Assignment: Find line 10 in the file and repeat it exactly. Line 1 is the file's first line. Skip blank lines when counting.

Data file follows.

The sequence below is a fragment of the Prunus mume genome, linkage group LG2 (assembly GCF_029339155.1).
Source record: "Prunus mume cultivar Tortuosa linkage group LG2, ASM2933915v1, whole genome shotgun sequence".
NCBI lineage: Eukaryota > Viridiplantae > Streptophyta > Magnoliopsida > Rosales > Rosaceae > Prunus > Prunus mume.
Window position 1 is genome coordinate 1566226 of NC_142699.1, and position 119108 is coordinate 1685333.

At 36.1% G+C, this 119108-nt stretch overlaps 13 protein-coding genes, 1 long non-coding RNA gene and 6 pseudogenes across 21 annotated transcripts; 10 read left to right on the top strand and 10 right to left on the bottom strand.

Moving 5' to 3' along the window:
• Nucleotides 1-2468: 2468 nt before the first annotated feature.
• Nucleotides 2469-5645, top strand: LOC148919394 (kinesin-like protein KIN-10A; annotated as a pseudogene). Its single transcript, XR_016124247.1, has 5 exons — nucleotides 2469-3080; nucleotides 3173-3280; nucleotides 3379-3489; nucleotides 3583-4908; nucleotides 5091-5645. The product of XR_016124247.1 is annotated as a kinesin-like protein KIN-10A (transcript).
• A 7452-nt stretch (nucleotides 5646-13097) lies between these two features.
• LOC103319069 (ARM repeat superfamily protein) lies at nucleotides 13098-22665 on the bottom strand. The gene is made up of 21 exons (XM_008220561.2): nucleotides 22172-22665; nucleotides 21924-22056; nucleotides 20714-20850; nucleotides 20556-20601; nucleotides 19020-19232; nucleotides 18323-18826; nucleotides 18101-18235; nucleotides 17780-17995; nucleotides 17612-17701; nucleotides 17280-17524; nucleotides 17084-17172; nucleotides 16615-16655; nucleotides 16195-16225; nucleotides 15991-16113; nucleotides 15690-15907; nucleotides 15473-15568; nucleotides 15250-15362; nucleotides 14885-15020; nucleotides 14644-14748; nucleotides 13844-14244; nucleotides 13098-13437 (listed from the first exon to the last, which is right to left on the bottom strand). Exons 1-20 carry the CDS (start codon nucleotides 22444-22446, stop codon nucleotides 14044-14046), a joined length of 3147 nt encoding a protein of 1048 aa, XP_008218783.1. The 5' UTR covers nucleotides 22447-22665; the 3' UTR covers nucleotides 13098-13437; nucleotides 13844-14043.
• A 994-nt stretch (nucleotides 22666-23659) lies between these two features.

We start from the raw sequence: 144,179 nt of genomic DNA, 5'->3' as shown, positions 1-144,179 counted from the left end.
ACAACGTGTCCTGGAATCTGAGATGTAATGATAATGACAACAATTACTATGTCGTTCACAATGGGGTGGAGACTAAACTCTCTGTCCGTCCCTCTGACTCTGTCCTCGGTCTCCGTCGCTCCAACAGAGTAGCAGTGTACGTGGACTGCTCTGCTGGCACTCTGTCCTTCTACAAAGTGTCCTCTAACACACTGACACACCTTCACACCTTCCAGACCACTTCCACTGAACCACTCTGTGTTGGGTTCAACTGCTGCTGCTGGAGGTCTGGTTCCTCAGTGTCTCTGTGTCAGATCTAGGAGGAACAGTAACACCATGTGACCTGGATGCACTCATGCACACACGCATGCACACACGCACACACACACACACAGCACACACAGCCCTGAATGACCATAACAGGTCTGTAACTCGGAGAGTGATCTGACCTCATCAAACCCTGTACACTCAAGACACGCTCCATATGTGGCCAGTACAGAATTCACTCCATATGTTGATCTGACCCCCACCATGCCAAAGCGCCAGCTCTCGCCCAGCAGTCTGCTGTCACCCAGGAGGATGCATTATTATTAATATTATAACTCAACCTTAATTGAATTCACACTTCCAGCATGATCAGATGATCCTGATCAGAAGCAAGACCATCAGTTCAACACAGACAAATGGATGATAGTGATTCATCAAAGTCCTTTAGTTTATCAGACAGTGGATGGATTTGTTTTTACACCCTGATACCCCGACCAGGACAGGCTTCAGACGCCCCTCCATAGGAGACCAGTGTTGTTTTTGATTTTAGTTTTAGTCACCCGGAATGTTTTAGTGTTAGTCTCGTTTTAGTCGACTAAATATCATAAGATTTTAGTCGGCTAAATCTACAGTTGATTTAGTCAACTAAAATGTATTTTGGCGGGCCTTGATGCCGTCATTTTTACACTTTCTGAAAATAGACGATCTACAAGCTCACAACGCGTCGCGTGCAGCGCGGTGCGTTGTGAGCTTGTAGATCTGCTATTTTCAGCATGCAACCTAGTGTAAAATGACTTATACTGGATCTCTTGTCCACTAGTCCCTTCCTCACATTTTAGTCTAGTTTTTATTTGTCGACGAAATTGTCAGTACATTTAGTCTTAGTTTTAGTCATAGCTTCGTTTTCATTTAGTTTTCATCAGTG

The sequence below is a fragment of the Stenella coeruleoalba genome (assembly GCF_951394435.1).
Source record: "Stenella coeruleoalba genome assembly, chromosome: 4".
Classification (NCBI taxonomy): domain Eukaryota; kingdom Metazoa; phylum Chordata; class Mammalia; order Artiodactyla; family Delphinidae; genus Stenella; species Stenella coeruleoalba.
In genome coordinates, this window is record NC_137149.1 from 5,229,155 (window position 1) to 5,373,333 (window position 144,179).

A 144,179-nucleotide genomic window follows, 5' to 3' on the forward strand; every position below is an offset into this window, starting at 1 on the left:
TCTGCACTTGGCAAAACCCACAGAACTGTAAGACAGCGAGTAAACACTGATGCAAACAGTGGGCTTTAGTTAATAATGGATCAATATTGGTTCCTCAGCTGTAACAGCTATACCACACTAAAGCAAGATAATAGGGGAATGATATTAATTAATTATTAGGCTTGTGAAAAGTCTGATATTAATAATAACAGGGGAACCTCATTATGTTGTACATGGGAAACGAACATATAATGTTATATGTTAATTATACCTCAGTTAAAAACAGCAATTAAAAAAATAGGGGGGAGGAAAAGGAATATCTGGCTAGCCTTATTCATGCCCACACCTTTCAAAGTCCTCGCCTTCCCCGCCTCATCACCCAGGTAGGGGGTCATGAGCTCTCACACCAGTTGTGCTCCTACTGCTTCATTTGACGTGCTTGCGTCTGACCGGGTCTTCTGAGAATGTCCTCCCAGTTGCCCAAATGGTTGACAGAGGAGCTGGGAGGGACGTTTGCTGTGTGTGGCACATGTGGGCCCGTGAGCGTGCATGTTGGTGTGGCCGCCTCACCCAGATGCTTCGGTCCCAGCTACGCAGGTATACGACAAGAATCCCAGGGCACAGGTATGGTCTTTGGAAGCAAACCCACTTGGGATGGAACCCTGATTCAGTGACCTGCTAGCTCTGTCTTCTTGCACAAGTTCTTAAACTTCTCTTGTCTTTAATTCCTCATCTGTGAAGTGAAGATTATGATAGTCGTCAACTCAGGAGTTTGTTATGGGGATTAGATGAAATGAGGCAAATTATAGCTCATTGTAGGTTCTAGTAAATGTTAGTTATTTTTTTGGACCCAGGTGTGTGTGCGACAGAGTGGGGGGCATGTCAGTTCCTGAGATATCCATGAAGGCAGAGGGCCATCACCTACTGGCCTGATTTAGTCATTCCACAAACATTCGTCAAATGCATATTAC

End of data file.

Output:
• LOC103319069 (ARM repeat superfamily protein) lies at nucleotides 13098-22665 on the bottom strand. The gene is made up of 21 exons (XM_008220561.2): nucleotides 22172-22665; nucleotides 21924-22056; nucleotides 20714-20850; nucleotides 20556-20601; nucleotides 19020-19232; nucleotides 18323-18826; nucleotides 18101-18235; nucleotides 17780-17995; nucleotides 17612-17701; nucleotides 17280-17524; nucleotides 17084-17172; nucleotides 16615-16655; nucleotides 16195-16225; nucleotides 15991-16113; nucleotides 15690-15907; nucleotides 15473-15568; nucleotides 15250-15362; nucleotides 14885-15020; nucleotides 14644-14748; nucleotides 13844-14244; nucleotides 13098-13437 (listed from the first exon to the last, which is right to left on the bottom strand). Exons 1-20 carry the CDS (start codon nucleotides 22444-22446, stop codon nucleotides 14044-14046), a joined length of 3147 nt encoding a protein of 1048 aa, XP_008218783.1. The 5' UTR covers nucleotides 22447-22665; the 3' UTR covers nucleotides 13098-13437; nucleotides 13844-14043.